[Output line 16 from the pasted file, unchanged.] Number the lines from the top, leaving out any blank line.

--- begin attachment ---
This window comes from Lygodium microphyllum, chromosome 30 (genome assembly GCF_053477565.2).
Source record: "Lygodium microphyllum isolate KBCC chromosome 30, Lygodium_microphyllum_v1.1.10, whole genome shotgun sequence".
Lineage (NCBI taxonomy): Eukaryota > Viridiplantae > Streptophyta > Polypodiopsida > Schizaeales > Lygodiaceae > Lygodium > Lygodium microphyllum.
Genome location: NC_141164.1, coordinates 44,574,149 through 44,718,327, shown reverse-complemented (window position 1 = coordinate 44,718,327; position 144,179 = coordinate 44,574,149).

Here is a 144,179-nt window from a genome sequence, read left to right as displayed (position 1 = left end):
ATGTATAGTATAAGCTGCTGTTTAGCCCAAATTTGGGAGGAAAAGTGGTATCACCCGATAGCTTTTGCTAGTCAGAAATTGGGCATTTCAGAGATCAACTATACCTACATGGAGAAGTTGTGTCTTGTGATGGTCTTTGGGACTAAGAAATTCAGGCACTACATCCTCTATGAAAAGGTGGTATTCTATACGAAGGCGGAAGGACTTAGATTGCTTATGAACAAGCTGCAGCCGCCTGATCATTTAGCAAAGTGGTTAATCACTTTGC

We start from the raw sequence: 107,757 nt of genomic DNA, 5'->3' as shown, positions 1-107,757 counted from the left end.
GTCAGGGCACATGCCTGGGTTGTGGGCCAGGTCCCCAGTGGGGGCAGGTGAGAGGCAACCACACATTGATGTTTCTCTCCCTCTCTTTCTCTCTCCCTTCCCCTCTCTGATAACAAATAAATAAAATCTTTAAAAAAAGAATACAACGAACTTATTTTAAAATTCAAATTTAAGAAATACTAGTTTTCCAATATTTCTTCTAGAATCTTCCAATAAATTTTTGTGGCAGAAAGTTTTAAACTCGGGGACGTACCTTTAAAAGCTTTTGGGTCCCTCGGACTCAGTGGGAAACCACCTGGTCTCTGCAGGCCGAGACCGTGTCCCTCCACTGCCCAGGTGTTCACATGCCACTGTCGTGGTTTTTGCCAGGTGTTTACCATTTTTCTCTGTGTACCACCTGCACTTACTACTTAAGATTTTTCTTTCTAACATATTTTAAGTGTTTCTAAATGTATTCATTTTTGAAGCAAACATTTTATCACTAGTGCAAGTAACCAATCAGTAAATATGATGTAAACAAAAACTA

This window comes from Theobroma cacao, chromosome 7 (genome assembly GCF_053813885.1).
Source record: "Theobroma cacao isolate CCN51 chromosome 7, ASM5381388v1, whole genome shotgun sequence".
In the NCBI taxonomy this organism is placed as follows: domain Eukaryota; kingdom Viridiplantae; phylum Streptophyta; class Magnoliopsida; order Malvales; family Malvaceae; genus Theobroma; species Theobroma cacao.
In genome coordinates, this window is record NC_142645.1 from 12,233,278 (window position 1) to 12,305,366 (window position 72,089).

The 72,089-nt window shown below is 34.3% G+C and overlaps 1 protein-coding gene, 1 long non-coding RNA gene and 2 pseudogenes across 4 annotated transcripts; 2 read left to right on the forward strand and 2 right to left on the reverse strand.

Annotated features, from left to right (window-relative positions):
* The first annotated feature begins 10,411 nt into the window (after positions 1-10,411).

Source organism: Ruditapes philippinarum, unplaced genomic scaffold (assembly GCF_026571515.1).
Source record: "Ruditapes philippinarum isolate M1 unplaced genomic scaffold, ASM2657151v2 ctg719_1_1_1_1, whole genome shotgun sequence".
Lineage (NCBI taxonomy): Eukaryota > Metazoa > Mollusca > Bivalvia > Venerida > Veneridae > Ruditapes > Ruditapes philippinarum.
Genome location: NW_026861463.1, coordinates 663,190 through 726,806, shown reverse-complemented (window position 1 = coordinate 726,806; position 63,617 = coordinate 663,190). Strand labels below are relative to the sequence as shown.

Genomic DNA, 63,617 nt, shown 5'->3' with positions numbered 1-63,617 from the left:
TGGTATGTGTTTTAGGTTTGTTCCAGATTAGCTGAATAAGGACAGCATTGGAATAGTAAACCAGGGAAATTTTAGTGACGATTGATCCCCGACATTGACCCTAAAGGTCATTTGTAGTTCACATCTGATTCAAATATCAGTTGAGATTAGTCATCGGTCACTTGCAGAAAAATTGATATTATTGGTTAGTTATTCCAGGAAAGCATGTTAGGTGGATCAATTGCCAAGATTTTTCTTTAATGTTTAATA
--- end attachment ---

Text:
Source organism: Ruditapes philippinarum, unplaced genomic scaffold (assembly GCF_026571515.1).